Keith and I were supposed to spend last Saturday night at Eleven Madison Park, a favorite restaurant of ours in New York, but Irene threw a wrench in our plans. Mayor Bloomberg shut down the city, and Eleven Madison Park followed suit. I can’t say I blamed them, regardless of how much I had been looking forward to dinner. The restaurant has never failed me in the past, and I know we would have had a spectacular meal. I was able to get us last-minute back up reservations at Blue Hill at Stone Barns, but they too closed because of Irene.
So, reservationless on the eve of a hurricane, we stayed at home with my parents and ate reheated-in-the-microwave rotisserie chicken from Costco. A few hours later, the power went out.
And that is how Keith and I celebrated our sixth wedding anniversary.
I am not the kind of girl who cares about anniversaries, or Valentine’s Day, or if my partner stays out late with The Guys. Frankly, I don’t give a damn about any of it.
Does Keith love me? Do we still enjoy each other’s company? Are we happy? Yes to all of the above. Isn’t that all that matters?
Okay, take all of that in and then scrap a third of it. I mean, sure: love, company, happiness… I want to go to there, and most of the time, I do go to there. But my relationship with Keith moved so seamlessly from platonic to passionate that until we got married, neither of us had a clue as to when it was we actually got together. It was springtime, we agree, when I was nineteen and Keith twenty-three, but that’s it. Was it March? Or May? Or in between, in April?
This is my point precisely: we have no idea. And that’s why finally having an anniversary meant something to me. Valentine’s Day can get bent. It has nothing to do with me. But a certain day in August…
It’s just plain nice to have one day marked in Keith and my lives that celebrates us, even if most of the time I don’t think about it unless someone asks or if the end of summer looms. I feel that with Keith I’m part of something special, and though we take care to appreciate each other often, it’s important to take a minute once in a great while to formally acknowledge it. Often with cocktails. So when August 27th does come around, I like stepping into a dress and a favorite pair of heels, sitting across from my husband in a thoughtfully decorated room, and drinking a French 75 while talking about absolutely nothing related to our wedding.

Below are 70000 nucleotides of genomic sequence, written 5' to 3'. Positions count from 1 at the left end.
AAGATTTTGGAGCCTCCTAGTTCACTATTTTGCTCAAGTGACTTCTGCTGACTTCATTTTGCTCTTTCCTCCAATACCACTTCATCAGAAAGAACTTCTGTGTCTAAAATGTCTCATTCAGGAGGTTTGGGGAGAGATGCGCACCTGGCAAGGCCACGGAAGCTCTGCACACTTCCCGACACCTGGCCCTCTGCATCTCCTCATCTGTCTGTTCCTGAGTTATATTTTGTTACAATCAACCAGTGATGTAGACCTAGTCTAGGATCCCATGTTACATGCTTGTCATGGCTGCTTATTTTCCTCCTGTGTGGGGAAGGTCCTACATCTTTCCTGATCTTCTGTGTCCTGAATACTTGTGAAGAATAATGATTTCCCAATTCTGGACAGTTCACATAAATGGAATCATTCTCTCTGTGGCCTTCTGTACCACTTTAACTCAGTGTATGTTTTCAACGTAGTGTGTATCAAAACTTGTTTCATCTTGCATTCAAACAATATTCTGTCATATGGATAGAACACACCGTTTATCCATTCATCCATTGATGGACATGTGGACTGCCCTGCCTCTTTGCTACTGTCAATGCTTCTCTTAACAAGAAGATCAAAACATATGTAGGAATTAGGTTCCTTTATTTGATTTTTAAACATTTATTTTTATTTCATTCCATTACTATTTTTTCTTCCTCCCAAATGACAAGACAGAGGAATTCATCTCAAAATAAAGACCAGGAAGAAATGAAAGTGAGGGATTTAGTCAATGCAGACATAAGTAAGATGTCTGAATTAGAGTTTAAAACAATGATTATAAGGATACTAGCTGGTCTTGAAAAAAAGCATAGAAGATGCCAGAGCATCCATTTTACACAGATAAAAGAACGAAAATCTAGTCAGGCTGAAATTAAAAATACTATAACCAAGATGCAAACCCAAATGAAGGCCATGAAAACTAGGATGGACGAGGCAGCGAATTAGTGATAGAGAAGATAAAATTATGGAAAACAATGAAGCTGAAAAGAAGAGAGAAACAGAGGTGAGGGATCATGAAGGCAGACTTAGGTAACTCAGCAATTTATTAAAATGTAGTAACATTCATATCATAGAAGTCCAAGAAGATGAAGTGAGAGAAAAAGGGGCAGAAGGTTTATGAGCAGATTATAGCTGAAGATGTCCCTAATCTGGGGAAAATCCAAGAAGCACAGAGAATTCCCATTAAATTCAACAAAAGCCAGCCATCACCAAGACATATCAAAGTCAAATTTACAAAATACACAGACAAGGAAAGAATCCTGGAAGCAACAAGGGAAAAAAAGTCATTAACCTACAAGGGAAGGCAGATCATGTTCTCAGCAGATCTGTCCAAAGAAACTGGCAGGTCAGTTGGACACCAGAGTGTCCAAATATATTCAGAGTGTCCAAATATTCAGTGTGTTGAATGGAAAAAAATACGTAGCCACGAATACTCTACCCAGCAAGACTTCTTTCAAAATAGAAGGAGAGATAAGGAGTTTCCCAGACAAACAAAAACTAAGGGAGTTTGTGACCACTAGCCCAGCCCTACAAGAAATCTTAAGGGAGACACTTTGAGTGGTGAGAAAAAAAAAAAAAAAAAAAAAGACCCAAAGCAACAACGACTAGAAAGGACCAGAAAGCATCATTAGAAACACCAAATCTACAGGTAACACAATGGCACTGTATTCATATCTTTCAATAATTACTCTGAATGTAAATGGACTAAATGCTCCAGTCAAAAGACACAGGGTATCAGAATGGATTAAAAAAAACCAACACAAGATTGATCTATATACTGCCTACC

Which is why I was pissed off at Hurricane Irene.
Now about those chickens…
My dad is a horrible snob. He’s opinionated, and he’s particular, and sometimes — let’s face it — he can be a little racist. That said, he loves Costco rotisserie chicken.
This is alternately bizarre and hilarious to me because my dad scorns places like IHOP and Outback Steakhouse (though he does like the occasional Red Lobster). My father likes Peter Luger, drinking oghi on warm summer days and talking about life in Beirut. Most modern American things are worthless, or a disappointment. Case in point: Burger King.
In the seventies, when my parents were still dating, they went to a fancy dinner that neither of them enjoyed very much. As my father drove my mother back to her apartment, he spotted a Burger King. Still hungry, he pulled into the drive-thru. They each ate a Whopper in the car, parked in the lot. Now when my father talks about Burger King, what he has to say is all past tense, what Burger King used to be like. He pinches an inch of air with his index finger and thumb and says, “The burgers used to be thick, like this. And the lettuce was crunchy, and green. The tomatoes used to be so fresh the juice would come out of it! Now the hamburgers are so thin, like paper.”
For my father, the memory of something is always far more delicious than the reality. So I can’t help but wonder, what’s up with the chicken?
To be clear, I fully admit to sometimes cheating a recipe and using a store-bought bird rather than poaching or roasting my own. When I do that though, I feel like such a culinary con man. My mother raised me better than this, I think guiltily as I hide the chicken’s take-out container deep within the recycling bin.
Of all the social stigmas in the world, the ones we’ve associated with food have got to be the strangest. I mean, we have a whole category called junk. But is there anything junky about a rotisserie chicken? If there is, like Valentine’s Day, does it even matter? They’re flavorful and nutritious, and my Republican dad loves them. And when I think about the day that marks my sixth year married, what I’ll think about is this: eating chicken with our crybaby puppy tangling himself up in the now-tattered quilt I made for our bed over a decade ago, while my parents — once so disapproving of Keith — tease and cajole my husband to eat some more as they piled more white meat onto his still-full plate.
And, for me, that’s what’s up with the chickens.